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FRI0225 Short Course of Tocilizumab Increases Risk of Hepatitis B Virus (HBV) Reactivation in Patients with Rheumatoid Arthritis: A Real-World, Prospective Cohort Study
  1. L.-F. Chen,
  2. Y.-Q. Mo,
  3. J. Jing,
  4. J.-D. Ma,
  5. D.-H. Zheng,
  6. L. Dai
  1. Department of Rheumatology, Sun Yat-Sen Memorial Hospital, Sun Yat-Sen University, Guangzhou, China


Background Our previous study showed approximately 11% of Chinese RA patients combined with chronic Hepatitis B virus (HBV) infection and 32% with resolved HBV infection. HBV reactivation may occur as an adverse event of biologic DMARDs and TNFIs or abatacept have been categoried as moderate risk of HBV reactivation, rituximab as high risk [1]. However, tocilizumab (TCZ) is still unclassified due to few data. TCZ has been approved for RA patients in combination with csDMARDs by CFDA in November 2013 and most of Chinese RA patients can only afford short course of TCZ for self-paid and expensive price.

Objectives To investigate the impact of short course of TCZ on HBV reactivation in RA patients.

Methods RA patients with moderate or high disease activity were recruited. Three consecutive doses of intravenous TCZ were given combined with csDMARDs. RA disease activity, liver function and HBV infection status were evaluated at baseline, week 4, week 8 and week 12 during TCZ based therapy.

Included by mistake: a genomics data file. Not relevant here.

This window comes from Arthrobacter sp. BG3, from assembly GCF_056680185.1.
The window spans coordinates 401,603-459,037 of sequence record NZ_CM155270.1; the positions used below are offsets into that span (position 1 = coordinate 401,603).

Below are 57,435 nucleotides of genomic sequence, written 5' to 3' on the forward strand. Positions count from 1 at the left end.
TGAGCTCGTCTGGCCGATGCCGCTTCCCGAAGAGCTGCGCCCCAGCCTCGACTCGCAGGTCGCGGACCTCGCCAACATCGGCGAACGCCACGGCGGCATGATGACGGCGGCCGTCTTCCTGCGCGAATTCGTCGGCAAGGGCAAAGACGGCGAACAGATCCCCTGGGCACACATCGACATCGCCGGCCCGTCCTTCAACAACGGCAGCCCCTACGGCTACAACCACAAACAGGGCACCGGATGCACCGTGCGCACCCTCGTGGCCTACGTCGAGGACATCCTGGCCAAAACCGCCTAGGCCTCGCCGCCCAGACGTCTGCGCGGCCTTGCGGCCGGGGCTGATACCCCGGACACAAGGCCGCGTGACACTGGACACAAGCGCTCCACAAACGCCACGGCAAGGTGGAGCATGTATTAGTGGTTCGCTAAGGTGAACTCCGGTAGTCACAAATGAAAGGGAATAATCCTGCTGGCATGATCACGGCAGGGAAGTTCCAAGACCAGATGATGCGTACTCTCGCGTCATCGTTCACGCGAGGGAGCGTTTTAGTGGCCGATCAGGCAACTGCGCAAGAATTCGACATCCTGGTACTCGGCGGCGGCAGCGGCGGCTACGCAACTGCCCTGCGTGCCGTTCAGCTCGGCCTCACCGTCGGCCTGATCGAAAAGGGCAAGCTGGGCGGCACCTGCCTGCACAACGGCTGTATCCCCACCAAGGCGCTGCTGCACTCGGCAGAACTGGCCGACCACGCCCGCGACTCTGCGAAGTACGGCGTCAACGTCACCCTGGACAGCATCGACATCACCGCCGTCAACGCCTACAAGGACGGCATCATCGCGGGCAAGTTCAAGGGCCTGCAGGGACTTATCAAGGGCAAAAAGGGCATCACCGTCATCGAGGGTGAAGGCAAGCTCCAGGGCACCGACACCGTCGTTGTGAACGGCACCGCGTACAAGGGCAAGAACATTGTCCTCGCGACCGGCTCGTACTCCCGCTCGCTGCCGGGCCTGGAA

Results Fifty-seven RA patients were recruited and 51 were qualified for statistics (Figure 1). They were divided into chronic HBV infection group (n=7, 13.7%), resolved HBV infection group (n=33, 64.7%) and non-HBV infection group (n=11, 21.6%). Three patients (6%) developed HBV reactivation after 1–3 doses of TCZ and all of them had chronic HBV infection without antiviral prophylaxis. All reactivation patients were asymptomatic along with normal aminotransferases and resolution of virological response after therapeutic antiviral therapy. None of patients with resolved HBV infection suffered from HBV reactivation. Aminotransferases elevated in 24% (12/51) of RA patients with 4% (2/51) exceeding 2-fold of ULN and returned to normal 4 weeks after adding hepatinica. Anti-HBs titer was positive (≥10 IU/L) in 82% (27/33) of patients with resolved HBV infection and reduced significantly after first dose of TCZ compared to baseline [426 (59–978) IU/L vs. 446 (78–000) IU/L, P<0.05], which was below protective level (<10 IU/L) in 19% (5/27) of patients and unable to recover in 7% (2/27) up to week 28–36. All patients were kept follow-up after 12 weeks. No additional HBV reactivation occurred during 4–80 weeks on extended period.

Conclusions This real-world, prospective cohort study suggests that short course of TCZ has moderate risk of HBV reactivation in RA patients and high risk in RA patients with chronic HBV infection especially without antiviral prophylaxis, which indicate the importance of HBV screening and antiviral prophylaxis for patients with chronic HBV infection before starting TCZ therapy.

  1. Reddy KR, Beavers KL, Hammond SP, et al. American Gastroenterological Association Institute guideline on the prevention and treatment of hepatitis B virus reactivation during immunosuppressive drug therapy. Gastroenterology, 2015,148:215–219.

Acknowledgement This work was supported by National Natural Science Foundation of China (No. 81471597), Specialized Research Fund for the Doctoral Program of Higher Education (No.20130171110075) and Guangdong Natural Science Foundation (No.2014A030313074).

Disclosure of Interest None declared

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